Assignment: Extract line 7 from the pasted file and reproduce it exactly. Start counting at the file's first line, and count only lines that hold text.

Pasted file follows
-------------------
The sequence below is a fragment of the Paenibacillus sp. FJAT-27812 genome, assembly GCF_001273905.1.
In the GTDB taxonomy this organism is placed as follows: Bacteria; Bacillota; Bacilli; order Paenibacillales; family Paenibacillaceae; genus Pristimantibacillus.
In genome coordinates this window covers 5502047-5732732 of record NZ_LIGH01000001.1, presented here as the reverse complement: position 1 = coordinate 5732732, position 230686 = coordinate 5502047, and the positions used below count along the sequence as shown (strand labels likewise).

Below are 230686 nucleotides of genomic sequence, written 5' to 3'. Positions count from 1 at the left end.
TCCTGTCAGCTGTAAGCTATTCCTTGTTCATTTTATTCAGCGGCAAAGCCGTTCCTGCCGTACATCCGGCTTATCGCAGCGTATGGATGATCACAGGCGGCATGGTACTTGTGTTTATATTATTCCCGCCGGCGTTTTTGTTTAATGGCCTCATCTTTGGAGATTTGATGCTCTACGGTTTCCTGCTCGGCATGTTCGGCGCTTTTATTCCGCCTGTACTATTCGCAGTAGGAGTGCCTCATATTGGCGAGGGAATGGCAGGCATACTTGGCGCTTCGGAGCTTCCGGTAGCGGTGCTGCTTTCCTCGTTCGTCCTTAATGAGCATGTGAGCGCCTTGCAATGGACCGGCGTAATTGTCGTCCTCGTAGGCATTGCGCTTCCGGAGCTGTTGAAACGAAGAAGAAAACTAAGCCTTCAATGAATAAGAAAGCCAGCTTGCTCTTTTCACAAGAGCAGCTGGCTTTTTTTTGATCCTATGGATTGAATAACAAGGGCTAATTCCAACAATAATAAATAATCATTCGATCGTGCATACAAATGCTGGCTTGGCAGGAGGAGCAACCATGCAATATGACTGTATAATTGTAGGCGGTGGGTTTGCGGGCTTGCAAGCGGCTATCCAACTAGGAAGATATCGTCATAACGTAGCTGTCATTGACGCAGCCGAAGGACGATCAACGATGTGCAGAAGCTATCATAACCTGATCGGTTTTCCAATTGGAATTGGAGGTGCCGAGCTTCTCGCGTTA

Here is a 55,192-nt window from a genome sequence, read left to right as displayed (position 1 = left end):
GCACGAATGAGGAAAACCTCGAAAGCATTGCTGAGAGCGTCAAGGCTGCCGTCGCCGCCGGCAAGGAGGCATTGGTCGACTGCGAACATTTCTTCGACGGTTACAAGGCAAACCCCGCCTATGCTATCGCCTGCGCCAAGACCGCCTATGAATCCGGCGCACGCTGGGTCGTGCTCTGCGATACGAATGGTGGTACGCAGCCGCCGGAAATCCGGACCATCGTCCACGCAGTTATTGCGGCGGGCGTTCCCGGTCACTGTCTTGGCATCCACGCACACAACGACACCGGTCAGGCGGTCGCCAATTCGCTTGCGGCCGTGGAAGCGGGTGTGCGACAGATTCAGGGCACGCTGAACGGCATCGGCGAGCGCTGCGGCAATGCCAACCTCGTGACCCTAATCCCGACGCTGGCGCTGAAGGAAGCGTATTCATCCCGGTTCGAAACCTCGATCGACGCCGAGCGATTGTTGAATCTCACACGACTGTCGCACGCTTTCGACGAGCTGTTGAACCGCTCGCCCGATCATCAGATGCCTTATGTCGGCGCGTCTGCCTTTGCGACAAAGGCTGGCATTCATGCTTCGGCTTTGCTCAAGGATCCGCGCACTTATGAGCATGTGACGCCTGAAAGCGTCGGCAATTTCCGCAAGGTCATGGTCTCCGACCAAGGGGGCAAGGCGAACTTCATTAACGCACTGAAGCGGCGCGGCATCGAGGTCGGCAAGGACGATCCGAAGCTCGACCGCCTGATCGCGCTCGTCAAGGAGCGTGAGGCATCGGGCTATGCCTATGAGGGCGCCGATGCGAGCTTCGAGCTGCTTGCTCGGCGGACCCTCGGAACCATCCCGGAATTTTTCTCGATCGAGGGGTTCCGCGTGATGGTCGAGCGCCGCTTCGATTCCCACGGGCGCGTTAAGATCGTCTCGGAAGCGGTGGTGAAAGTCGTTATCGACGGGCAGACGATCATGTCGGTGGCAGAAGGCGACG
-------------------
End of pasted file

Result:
GCACGAATGAGGAAAACCTCGAAAGCATTGCTGAGAGCGTCAAGGCTGCCGTCGCCGCCGGCAAGGAGGCATTGGTCGACTGCGAACATTTCTTCGACGGTTACAAGGCAAACCCCGCCTATGCTATCGCCTGCGCCAAGACCGCCTATGAATCCGGCGCACGCTGGGTCGTGCTCTGCGATACGAATGGTGGTACGCAGCCGCCGGAAATCCGGACCATCGTCCACGCAGTTATTGCGGCGGGCGTTCCCGGTCACTGTCTTGGCATCCACGCACACAACGACACCGGTCAGGCGGTCGCCAATTCGCTTGCGGCCGTGGAAGCGGGTGTGCGACAGATTCAGGGCACGCTGAACGGCATCGGCGAGCGCTGCGGCAATGCCAACCTCGTGACCCTAATCCCGACGCTGGCGCTGAAGGAAGCGTATTCATCCCGGTTCGAAACCTCGATCGACGCCGAGCGATTGTTGAATCTCACACGACTGTCGCACGCTTTCGACGAGCTGTTGAACCGCTCGCCCGATCATCAGATGCCTTATGTCGGCGCGTCTGCCTTTGCGACAAAGGCTGGCATTCATGCTTCGGCTTTGCTCAAGGATCCGCGCACTTATGAGCATGTGACGCCTGAAAGCGTCGGCAATTTCCGCAAGGTCATGGTCTCCGACCAAGGGGGCAAGGCGAACTTCATTAACGCACTGAAGCGGCGCGGCATCGAGGTCGGCAAGGACGATCCGAAGCTCGACCGCCTGATCGCGCTCGTCAAGGAGCGTGAGGCATCGGGCTATGCCTATGAGGGCGCCGATGCGAGCTTCGAGCTGCTTGCTCGGCGGACCCTCGGAACCATCCCGGAATTTTTCTCGATCGAGGGGTTCCGCGTGATGGTCGAGCGCCGCTTCGATTCCCACGGGCGCGTTAAGATCGTCTCGGAAGCGGTGGTGAAAGTCGTTATCGACGGGCAGACGATCATGTCGGTGGCAGAAGGCGACG